1. Israeli Arabs strongly oppose Defense Minister Liberman’s land – not population – swap proposal, which stipulates the transfer of Arab-majority land in Israel to the Palestinian Authority, while Jewish majority land in Judea & Samaria (the West Bank) would be transferred to Israel. They are determined to remain Israeli citizens, rather than become subjects of the Palestinian Authority.
2. 70,000 Jerusalem Arabs, holding Israeli ID cards, who relocated from tiny apartments in eastern Jerusalem to spacious homes in neighboring Arab villages and towns in Judea & Samaria (the West Bank), returned to Jerusalem once Israel built a security wall and fence around the city. They were concerned that the wall and fence reflected Israel’s intention to withdraw from the neighboring Arab towns and villages, fearing that it would deny them Israel’s civil liberties as well as educational, employment and welfare benefits.
3. Judea & Samaria (West Bank) Arabs enjoyed the highest-ever population growth – 89% – during Israel’s full-control of the area from 1967 (560,000) through Oslo 1993 (1,050,000), following a population growth stagnation during Jordan’s rule from 1950 to 1967, which was characterized by outrageous infant mortality rates, short life expectancy and extremely high emigration. The unprecedented development of health, medical, employment and educational infrastructures, by Israel, dramatically reduced Arab infant mortality, increased Arab life expectancy and reduced Arab emigration.
4. All 1.6 million Israeli Arab citizens are eligible to vote upon reaching the age of 18. The United Arab Party holds 13 – out of 120 – seats in Israel’s legislature, the Knesset, while identifying with Israel’s arch enemies, opposing Jewish historical, religious and national roots and rights in the Land of Israel, as well as the Jewish ingathering to Israel, which the United Arab Party considers divinely-ordained to Muslims, not the “infidel” Jews. Five additional Arab Members of Knesset represent five non-Arab parties, such as Likud and Labor. Hebrew and Arabic are the only two official languages in Israel. Israel’s education system in the Arab sector is conducted in Arabic.
5. Many Israeli Arabs do not consider the United Arab Party their most authentic representative, as evidenced by the turnout during the national election – 64% – which is far below the 87% for local elections. Ali Salam, the Arab mayor of Nazareth, swept the March 2014 special mayoral election in Nazareth – defeating a 19-year incumbent anti-Israel mayor, Ramiz Jaraisey – by stating that “Nazareth is more important than Ramallah in the Palestinian Authority.” Ali Salam has defied the United Arab Party, criticizing its focus on Israel’s conflict with the Palestinian Authority, rather than on the social, educational and economic concerns of Israeli Arabs.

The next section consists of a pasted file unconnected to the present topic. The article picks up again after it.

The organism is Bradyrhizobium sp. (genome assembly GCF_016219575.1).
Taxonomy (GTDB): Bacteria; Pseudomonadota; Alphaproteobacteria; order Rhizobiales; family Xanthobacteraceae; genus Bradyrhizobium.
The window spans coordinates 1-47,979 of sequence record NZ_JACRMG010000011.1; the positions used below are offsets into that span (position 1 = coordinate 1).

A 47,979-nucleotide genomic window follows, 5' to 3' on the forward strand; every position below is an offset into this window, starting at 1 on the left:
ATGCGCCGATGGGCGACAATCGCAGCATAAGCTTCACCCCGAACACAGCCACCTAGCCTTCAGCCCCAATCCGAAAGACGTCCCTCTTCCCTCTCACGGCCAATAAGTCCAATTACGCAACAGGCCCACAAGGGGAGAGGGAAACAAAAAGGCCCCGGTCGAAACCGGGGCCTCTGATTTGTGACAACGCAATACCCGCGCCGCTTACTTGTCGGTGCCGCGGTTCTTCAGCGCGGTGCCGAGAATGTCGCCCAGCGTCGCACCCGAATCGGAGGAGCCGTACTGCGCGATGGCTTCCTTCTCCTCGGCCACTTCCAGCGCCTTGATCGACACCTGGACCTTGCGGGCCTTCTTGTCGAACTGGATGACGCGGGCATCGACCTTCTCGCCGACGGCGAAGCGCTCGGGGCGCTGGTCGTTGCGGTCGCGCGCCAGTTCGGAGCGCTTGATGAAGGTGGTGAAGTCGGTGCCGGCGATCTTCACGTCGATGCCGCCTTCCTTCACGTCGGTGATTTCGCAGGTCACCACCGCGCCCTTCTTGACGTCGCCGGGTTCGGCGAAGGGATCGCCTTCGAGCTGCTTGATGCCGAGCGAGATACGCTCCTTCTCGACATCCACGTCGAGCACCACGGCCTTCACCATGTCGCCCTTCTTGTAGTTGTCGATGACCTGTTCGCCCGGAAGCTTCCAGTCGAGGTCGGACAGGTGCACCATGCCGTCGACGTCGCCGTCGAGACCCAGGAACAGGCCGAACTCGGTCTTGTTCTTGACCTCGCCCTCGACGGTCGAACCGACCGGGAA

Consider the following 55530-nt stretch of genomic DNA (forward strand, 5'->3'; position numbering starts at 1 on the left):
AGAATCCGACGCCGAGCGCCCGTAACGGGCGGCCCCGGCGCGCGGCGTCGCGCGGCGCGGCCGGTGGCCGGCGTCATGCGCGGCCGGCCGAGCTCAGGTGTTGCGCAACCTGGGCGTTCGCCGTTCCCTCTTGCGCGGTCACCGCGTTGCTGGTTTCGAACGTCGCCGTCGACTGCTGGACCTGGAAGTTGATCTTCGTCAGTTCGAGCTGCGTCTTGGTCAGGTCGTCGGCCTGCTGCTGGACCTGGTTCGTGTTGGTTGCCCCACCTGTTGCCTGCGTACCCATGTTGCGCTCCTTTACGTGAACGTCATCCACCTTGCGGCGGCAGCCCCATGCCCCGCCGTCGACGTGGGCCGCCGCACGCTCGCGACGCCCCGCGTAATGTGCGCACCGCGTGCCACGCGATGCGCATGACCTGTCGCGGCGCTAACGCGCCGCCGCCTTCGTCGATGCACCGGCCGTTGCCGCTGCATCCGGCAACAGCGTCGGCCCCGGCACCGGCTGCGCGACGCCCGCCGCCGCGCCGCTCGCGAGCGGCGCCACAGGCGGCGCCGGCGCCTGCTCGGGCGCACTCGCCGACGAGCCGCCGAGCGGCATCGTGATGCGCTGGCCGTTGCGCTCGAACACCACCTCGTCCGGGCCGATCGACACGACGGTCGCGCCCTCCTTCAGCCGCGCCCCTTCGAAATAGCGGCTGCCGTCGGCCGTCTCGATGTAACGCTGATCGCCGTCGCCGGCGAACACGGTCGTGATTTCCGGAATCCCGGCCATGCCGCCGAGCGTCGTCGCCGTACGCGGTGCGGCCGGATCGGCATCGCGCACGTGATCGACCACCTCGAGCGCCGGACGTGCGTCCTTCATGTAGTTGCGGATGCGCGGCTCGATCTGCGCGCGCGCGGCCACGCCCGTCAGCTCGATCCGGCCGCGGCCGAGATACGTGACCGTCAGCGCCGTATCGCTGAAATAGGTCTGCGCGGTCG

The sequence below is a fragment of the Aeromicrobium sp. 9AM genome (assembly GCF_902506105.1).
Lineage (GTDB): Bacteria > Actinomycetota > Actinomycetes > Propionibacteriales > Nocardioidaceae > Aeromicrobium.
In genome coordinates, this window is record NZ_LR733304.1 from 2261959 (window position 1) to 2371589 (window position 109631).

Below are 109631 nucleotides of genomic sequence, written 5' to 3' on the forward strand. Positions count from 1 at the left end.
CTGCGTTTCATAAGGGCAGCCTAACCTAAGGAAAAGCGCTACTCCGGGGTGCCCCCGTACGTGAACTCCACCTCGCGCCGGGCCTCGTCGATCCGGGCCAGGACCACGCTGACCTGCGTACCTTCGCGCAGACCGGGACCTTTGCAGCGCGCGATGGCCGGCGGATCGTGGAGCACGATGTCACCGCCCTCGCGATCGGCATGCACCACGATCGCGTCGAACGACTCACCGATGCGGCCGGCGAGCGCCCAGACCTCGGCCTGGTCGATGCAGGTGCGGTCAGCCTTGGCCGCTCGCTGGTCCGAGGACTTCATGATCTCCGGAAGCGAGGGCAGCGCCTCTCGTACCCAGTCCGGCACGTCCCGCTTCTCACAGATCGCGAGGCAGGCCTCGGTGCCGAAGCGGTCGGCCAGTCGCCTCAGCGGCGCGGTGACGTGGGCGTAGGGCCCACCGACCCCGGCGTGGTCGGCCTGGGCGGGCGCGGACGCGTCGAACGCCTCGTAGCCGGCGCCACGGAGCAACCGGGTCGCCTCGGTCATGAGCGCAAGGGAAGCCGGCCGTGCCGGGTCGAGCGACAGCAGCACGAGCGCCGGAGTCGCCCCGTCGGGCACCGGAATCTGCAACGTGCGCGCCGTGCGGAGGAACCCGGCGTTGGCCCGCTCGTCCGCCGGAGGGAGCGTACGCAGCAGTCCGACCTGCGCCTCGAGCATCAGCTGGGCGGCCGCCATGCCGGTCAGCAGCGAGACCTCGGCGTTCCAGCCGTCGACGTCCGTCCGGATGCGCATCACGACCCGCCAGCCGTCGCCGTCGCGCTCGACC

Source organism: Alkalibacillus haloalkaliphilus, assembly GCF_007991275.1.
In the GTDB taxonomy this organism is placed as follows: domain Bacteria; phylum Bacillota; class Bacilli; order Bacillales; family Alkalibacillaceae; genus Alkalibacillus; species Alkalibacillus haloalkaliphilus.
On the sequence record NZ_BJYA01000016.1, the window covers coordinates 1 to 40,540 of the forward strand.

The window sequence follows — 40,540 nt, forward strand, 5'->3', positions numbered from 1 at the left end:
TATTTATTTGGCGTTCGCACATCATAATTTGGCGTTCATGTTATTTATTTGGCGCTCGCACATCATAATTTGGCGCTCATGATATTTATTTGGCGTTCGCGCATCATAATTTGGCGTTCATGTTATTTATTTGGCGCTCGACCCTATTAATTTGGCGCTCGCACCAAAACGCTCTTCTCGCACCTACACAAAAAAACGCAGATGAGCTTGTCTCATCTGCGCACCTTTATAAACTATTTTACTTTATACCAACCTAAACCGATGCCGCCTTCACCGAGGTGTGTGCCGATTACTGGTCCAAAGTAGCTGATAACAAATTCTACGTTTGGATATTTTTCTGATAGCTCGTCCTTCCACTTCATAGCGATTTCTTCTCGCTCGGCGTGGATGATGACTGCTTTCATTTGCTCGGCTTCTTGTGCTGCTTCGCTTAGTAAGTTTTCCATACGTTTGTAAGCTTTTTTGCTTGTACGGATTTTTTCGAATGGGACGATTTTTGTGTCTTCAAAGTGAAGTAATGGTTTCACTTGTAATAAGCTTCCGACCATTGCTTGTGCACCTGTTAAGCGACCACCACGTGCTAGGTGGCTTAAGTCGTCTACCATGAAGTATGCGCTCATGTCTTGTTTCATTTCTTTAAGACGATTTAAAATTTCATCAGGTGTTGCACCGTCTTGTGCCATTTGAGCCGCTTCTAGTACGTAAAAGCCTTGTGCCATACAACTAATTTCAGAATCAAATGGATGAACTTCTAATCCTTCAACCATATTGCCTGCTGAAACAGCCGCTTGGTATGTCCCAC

6. Arabs are exempt from Israel’s compulsory military service, which is required in order to counter the lethal threat posed by neighboring Arab countries. However, an increasing number of Israeli Arabs volunteer to Israel’s Defense Forces as well as Israel’s National Service Program, which is an alternative program for those who do not serve in the military. An increasing number of Arabs have joined Israel’s police force.
7. The 140,000 Israeli Druse – erroneously lumped with Israeli Arabs – has been an integral part of Israel’s population since Israel’s independence in 1948, serving with distinction in Israel’s Defense Forces, mostly in combat units, rising to top officer positions (e.g., division commanders). More Druse, than Jewish soldiers, have been killed – per capita – in Israel’s wars.
8. The 160,000 Israeli Christian Arabs consider themselves more Israeli Christians than Israeli Arabs. They constitute the only Christian community in the Middle East, which benefits from civil liberties, increasingly-integrated into the Israeli system, economically, educationally, socially and even militarily. The Arab Tsunami – gullibly referred to as the Arab Spring – has intensified the lethal threat to the existence of Christians – and other minorities – in Muslim countries, highlighting the safety of the Christian community in Israel.
9. The 300,000 Israeli Bedouin Arabs have experienced a rapid urbanization process,
reflecting their enhanced standard of living. One out of nine Bedouins serve in the Israel Defense Forces. Israeli universities and community colleges offer special (affirmative action-like) courses for Arabs in general and Bedouins in particular.